Just as temperatures where dropping and some residents in low income communities were thinking about how they’d pay their astronomical electric bills this winter, a group of community leaders traveled to Washington, DC. These leaders went to meet with their congressional offices to discuss how good energy policies can lead to savings in the home, new jobs, and economic development opportunities to lower income and communities of color.
Among the attendees were Reverend Gerald Durley, a long time Civil Rights Activist and Pastor of Providence Missionary Baptist Church in Atlanta, GA; Garry Harris, Executive Director for Sustainable Communities at the Atlanta Urban League; and Leon Jacobs, former member of the Florida Public Service Commission and current SACE board member.
These community leaders spoke from their hearts and shared real life stories about family members, friends and people in their communities who are struggling with high gas and electricity bills. Their stories helped to paint a clear picture of how energy policies can either positively or negatively impact those on a limited or fixed income.
One of the most shocking stories was of a 79 year old retired woman who was living in a home with lead paint on the walls, doors that didn’t fit and old, inefficient appliances. Moreover, she was paying nearly $1200 a month on her power bills during the winter months. Unfortunately, her story isn’t isolated, for the typical low-income household faces energy costs of up to 25% of its total income.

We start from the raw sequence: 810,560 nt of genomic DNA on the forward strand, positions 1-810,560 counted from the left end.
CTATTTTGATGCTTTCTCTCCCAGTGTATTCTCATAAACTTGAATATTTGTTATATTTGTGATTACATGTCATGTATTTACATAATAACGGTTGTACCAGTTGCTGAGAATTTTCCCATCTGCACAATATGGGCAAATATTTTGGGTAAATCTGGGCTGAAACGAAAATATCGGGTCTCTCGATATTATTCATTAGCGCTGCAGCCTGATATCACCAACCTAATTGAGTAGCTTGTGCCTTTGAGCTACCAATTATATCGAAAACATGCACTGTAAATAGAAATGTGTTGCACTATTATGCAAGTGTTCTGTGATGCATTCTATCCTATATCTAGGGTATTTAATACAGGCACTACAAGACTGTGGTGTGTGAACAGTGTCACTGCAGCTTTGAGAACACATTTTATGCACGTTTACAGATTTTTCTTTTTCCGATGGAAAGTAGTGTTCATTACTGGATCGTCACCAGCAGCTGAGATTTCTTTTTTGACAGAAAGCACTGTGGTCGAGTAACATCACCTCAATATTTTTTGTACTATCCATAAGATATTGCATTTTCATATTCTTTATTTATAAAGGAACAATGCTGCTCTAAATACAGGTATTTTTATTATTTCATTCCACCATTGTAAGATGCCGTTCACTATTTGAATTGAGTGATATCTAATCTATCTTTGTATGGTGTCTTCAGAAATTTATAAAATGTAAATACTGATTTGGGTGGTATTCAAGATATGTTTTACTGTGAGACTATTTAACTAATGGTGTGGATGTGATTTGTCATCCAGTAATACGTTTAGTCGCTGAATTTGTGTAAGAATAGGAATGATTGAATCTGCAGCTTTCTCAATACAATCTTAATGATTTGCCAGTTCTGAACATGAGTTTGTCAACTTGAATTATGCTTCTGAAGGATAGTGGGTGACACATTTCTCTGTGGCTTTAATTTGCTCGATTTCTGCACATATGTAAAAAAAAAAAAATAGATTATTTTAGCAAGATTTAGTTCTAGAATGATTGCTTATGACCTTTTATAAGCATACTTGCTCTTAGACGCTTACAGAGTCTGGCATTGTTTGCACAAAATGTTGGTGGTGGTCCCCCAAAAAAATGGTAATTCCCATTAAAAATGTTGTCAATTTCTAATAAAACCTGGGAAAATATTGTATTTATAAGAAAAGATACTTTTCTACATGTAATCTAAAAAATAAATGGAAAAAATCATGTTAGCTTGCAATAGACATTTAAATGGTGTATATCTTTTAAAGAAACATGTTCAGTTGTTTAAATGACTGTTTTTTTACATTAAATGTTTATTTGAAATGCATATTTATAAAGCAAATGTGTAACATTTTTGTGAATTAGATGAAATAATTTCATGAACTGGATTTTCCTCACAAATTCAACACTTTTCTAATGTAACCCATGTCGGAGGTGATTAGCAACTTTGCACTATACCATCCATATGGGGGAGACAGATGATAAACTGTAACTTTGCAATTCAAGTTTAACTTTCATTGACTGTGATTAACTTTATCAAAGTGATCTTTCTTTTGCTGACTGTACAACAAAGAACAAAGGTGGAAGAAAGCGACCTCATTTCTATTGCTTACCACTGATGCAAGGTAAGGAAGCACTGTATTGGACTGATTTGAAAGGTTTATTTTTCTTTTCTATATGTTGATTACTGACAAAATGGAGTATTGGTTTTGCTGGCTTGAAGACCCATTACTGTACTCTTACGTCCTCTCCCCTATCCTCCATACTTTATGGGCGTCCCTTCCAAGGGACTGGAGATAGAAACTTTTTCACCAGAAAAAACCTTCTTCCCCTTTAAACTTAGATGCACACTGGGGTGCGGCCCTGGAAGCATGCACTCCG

One solution to this inequity is to continue supporting residential energy efficiency programs to help homeowners and renters reduce their consumption in the first place. In 2009, President Obama increased federal funding for at least two years for the Weatherization Assistance Program through the American Recovery and Reinvestment Act (ARRA). These funds have weatherized and retrofitted thousands of homes across the country while putting more people back to work.
Imagine if more residents in low income communities had the opportunity to weatherize and retrofit their homes. Not only would there be a decline in our reliance on fossil fuels, but jobs would be created and air quality, especially in our urban areas, would be improved.
SACE was proud to work with these community leaders to show elected leaders how investments in energy efficiency programs are saving residents money on their energy bills and spurring economic development in our communities. We look forward to doing more of this work as we move into the new year.
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